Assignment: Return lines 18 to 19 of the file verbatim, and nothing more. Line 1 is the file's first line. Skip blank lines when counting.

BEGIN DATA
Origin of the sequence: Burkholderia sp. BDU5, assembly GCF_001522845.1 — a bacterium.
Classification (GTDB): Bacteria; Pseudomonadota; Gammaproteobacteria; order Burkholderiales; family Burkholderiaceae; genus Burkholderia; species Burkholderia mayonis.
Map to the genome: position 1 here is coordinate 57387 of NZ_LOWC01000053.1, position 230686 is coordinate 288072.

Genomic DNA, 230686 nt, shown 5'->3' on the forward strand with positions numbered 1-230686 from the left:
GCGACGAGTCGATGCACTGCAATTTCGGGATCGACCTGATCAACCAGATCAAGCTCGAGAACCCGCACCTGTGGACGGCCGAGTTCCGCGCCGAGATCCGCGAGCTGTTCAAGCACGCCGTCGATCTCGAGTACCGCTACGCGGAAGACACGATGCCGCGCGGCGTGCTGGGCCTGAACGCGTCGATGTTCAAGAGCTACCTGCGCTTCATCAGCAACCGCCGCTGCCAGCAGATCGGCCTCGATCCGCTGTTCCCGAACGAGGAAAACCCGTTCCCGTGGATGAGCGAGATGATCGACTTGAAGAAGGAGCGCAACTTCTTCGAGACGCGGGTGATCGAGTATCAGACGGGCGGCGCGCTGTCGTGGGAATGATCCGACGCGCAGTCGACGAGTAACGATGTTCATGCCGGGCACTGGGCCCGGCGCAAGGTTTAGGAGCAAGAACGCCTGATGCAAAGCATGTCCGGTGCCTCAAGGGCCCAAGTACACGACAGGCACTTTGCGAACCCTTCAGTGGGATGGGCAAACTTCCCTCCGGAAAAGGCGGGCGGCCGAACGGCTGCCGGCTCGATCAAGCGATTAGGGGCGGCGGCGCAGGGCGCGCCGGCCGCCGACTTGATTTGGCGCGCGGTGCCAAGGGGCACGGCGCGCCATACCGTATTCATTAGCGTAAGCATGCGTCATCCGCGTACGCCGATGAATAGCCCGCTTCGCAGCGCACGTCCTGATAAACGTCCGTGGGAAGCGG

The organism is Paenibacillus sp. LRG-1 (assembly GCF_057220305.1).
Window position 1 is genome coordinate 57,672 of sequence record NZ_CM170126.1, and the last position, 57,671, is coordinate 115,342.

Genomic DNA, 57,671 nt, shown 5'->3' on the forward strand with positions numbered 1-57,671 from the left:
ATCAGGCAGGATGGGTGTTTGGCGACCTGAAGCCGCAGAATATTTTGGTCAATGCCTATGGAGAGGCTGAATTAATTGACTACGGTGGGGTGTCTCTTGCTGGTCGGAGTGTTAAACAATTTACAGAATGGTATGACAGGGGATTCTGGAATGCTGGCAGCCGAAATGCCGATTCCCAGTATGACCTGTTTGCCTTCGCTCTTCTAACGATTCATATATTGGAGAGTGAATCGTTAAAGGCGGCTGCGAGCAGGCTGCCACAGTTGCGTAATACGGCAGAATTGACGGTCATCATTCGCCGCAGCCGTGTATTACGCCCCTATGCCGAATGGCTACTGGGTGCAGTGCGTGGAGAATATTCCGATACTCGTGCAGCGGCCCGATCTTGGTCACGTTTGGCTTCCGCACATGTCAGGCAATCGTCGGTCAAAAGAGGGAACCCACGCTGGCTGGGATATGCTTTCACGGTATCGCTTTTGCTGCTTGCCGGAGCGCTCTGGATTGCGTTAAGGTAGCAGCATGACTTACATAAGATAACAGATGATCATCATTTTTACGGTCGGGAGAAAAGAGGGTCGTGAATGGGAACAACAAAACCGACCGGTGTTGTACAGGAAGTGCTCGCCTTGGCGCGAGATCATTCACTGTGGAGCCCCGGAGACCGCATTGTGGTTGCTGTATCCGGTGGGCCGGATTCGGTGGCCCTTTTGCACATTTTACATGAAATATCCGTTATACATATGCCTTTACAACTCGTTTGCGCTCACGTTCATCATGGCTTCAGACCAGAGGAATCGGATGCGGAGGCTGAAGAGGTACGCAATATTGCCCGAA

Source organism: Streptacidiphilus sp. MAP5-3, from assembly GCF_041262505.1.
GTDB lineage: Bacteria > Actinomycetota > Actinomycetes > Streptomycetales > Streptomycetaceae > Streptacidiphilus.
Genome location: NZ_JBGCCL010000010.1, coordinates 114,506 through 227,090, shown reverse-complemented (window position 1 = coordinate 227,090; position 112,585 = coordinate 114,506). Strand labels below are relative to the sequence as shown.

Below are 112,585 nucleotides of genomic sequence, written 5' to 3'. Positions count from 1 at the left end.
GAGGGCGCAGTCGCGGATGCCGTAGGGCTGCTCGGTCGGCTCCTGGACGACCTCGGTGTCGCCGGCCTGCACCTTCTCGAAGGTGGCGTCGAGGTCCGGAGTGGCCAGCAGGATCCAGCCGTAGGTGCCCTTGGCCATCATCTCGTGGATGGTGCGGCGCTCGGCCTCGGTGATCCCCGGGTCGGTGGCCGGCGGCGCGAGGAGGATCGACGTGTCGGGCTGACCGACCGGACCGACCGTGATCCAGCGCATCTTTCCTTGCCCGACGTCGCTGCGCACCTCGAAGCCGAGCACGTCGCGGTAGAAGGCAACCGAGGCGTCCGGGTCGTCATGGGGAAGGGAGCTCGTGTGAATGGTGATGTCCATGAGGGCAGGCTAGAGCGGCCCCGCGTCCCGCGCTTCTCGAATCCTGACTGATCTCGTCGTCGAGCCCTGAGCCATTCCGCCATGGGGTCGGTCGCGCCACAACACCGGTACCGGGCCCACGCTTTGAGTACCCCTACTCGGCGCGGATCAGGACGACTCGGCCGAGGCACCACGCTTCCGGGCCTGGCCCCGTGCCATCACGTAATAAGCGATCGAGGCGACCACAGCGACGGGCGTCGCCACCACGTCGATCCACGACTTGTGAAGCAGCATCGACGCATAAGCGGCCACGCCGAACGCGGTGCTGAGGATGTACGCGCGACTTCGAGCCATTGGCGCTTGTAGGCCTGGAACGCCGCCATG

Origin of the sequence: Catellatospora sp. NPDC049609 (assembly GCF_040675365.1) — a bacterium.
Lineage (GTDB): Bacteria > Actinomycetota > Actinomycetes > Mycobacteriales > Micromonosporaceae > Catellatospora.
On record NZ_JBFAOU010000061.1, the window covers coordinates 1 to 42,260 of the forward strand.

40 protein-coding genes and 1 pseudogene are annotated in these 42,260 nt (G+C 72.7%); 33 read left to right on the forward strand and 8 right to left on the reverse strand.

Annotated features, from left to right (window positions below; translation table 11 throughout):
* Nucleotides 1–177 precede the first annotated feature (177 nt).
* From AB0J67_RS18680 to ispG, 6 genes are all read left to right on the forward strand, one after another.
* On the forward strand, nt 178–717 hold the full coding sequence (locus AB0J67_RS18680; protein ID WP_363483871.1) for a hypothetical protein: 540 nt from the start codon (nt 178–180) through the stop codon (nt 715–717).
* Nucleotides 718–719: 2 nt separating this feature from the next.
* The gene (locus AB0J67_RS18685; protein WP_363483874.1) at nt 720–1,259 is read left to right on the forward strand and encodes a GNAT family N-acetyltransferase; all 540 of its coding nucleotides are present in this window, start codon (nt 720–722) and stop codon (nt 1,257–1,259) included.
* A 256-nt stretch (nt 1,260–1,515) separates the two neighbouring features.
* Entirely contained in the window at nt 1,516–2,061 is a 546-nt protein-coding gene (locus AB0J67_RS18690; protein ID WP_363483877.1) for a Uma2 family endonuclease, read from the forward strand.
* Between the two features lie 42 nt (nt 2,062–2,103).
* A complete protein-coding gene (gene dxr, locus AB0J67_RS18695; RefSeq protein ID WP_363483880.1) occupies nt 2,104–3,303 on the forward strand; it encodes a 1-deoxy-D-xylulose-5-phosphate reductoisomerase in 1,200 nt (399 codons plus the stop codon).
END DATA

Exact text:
40 protein-coding genes and 1 pseudogene are annotated in these 42,260 nt (G+C 72.7%); 33 read left to right on the forward strand and 8 right to left on the reverse strand.

Annotated features, from left to right (window positions below; translation table 11 throughout):